But street racers bemoan the fact that they are ‘easy targets’ and that Metro Police should concentrate on taxi’s and murders, etc. The reality is that racing on public roads is classified as an act just as illegal as a taxi that is driving recklessly; and it’s only fair that Metro Police comes down hard on anyone that breaks the law. In fact, statistics point to more convictions of taxi drivers than street racers, so street racers cannot feel they are being victimized.
One aspect that many people fail to understand, is that Metro Police’s mandate is, 1. Traffic enforcement, 2. By law enforcement, and 3. Crime prevention. Conversely, SAPS has their mandate in the reverse order, meaning there is very little overlap, unless both bodies are working together on a common project. Citizens lambasting Metro Police and telling them to “go solve real crimes”, should also be mindful that Metro Police doesn’t have detectives, like SAPS does, and cannot investigate those sort of crimes.
A breakdown of Metro Police’s directive above, are as follows:
• General traffic enforcement including drunk and driving, speeding and all moving offences, illegal parking, illegal blocking of entrance/exits, illegal ranking by taxis, noise/nuisance/hooting by taxis, abandoned and derelict vehicles dumped on the street
• Illegal hawkers, vagrancy, littering, burning of fires in public places, begging in public places, loitering (for purpose of prostitutions), animal nuisance
• Foot patrol (bobby on the beat), motorised patrol cars, vans and motor cycles, dog unit and equestrian unit, special events policing and police escorts
Racers are also too quick to use the excuse that there is no local racetrack, so they “have to” race on public roads, and that “Metro won’t organise them a legal event”. The reality is that this is neither the responsibility of Metro Police nor the Ethekwini Municipality. That said, it should be pointed out that the Ethekweni Municipality has been pushing very hard for a legal venue close to the CBD, with Virginia Airport and the ‘old’ Durban International Airport earmarked as possible sites for a legal drag event.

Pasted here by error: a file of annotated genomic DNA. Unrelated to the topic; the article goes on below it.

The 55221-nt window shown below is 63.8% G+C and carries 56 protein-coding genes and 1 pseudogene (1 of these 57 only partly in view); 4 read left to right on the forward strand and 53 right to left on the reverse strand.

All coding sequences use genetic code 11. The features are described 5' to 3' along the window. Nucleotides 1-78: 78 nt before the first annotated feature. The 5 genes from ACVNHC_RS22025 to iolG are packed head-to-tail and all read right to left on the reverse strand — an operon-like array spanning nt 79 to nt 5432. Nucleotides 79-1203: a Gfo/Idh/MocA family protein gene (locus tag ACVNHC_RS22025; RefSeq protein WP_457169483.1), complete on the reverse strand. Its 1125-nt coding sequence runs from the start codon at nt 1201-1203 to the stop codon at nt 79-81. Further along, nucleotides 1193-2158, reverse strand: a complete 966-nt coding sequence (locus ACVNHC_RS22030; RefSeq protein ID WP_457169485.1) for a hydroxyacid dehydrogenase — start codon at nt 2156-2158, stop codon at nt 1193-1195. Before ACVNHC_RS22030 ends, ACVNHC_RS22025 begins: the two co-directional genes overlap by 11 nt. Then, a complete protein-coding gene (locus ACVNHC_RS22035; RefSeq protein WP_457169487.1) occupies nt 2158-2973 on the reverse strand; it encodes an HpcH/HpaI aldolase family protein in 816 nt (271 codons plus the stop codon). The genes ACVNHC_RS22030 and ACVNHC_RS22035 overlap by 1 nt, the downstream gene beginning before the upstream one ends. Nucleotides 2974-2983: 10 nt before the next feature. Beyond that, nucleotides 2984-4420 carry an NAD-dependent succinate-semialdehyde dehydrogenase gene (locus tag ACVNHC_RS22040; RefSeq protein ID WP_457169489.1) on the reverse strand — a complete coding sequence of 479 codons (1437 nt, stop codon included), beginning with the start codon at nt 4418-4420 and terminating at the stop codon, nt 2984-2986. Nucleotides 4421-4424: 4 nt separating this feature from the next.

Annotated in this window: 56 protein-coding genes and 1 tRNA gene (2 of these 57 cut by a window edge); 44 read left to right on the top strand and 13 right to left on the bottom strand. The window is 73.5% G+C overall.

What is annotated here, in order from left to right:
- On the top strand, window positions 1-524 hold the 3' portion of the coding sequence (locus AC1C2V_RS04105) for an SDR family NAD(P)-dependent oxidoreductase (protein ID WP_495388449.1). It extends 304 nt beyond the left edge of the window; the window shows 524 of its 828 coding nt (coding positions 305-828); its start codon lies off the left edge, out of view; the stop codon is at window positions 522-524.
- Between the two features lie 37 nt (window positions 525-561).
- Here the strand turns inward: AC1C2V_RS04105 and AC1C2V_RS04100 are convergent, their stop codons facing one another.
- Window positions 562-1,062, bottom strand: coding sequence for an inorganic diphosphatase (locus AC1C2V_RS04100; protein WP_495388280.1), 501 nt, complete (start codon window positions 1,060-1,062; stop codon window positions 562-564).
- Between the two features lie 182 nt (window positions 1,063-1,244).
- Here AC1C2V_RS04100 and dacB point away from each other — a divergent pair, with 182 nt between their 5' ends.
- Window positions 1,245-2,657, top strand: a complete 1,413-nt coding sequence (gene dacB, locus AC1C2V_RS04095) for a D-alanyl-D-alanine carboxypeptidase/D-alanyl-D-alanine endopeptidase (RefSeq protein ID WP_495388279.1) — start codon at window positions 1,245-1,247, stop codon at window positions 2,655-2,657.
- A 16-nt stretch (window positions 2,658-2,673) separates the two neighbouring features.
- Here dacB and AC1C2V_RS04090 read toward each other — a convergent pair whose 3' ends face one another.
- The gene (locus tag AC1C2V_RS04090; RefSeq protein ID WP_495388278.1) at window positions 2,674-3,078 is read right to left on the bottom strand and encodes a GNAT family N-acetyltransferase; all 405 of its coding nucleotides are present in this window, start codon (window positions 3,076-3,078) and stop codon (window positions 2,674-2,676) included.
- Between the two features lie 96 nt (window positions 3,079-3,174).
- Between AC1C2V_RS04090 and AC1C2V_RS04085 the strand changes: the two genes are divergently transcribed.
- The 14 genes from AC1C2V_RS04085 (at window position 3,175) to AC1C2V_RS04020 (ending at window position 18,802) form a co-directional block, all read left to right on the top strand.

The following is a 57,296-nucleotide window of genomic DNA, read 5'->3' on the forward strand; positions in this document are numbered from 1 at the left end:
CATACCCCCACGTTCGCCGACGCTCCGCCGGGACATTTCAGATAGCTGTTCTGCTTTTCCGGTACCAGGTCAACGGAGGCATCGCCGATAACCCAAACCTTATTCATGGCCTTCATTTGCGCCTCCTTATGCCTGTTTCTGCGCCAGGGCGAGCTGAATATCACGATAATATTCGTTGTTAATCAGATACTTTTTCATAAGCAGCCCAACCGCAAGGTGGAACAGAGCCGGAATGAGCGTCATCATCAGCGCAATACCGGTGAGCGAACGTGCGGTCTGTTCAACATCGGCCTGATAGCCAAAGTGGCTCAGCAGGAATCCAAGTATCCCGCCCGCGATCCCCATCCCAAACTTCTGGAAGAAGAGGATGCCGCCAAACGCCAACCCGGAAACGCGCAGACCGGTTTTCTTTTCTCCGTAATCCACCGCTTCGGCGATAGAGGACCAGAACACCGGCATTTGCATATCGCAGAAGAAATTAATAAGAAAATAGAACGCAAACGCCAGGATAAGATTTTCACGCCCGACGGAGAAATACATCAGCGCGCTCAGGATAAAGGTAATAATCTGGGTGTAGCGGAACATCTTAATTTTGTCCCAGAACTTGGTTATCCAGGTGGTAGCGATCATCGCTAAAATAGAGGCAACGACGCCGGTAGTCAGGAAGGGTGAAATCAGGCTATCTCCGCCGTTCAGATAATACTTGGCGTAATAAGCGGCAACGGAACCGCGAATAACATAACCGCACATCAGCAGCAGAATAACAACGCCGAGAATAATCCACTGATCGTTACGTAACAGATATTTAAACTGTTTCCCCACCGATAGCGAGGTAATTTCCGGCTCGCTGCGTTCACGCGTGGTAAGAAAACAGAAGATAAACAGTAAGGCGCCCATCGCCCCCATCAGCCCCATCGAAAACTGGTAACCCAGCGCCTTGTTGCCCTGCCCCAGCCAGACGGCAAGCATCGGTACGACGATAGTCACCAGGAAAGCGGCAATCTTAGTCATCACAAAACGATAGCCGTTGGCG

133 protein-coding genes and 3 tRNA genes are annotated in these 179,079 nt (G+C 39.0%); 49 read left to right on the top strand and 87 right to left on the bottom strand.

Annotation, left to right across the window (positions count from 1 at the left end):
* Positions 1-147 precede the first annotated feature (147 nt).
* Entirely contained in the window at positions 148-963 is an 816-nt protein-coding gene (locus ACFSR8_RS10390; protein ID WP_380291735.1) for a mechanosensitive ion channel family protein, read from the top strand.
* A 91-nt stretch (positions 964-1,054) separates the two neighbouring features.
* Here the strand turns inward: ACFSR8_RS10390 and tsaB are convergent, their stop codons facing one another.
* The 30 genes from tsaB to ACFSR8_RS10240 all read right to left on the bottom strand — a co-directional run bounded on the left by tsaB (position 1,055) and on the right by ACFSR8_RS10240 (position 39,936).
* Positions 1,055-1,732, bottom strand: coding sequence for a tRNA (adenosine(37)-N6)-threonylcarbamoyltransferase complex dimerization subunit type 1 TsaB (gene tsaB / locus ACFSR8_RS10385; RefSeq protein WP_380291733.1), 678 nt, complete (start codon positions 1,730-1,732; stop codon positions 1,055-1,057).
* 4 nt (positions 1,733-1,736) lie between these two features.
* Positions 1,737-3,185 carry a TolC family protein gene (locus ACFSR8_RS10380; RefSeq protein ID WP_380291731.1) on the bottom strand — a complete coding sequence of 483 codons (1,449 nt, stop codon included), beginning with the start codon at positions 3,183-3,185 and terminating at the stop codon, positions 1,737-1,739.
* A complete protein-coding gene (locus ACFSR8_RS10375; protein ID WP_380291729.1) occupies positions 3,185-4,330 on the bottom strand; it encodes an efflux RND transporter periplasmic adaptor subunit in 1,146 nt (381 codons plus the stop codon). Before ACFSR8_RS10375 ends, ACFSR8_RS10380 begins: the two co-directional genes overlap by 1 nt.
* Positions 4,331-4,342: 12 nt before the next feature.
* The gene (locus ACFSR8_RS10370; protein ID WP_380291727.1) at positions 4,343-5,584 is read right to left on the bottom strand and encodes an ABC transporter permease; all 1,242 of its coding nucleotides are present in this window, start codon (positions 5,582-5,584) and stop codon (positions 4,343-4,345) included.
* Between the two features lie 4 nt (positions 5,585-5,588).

However, despite the Ethekweni Municipality pushing hard; Transnet, the owners of the land where the old airport stands wants nothing to do with drag racers, and neither do the tenants who have their luxury aeroplanes stored at Virginia Airport. It appears, that no reasonable amount of money (produced as a spin-off from the event) is enough to convince these parties otherwise.
One racer was recently quoted as saying, “Racing is in our blood and it’s still going to continue. I know we are breaking the law. My mother reminds me of that. But not all of us are risky. We race every week and nobody has died at our races. We just need the City to give us a road where we can race. Why don’t they give us a road on one evening a week?”
In actuality, it’s not that simple. While Metro Police and the Ethekwini Municipality are mindful and to a certain degree, respectful of the subculture of street racing, they simply cannot just allocate a stretch of road for racing, because of the legal risks that come with that. The last legal street race held in Durban took place some 11 years, and was canned when well-known Gauteng racer, Gert Vorster lost control of his Norris Designs-build Mitsubishi Lancer EVO under braking and crashed into a tree along the demarcated road, killing himself instantly. Since then, the city has steered clear of any possible repeat of this tragic encounter.
The fact remains, that if you choose not to race at a legal drag strip or race track and opt to run on the street, you are not only breaking the law, but putting yourself and others’ lives at risk; and as a result - if caught - will face the full wrath of the law. Any real drag racer, as well as logical road user will agree with this, because in the end, Metro Police are just doing their job of keeping us safe on the roads, by cracking down hard on those who drive recklessly, and drunk.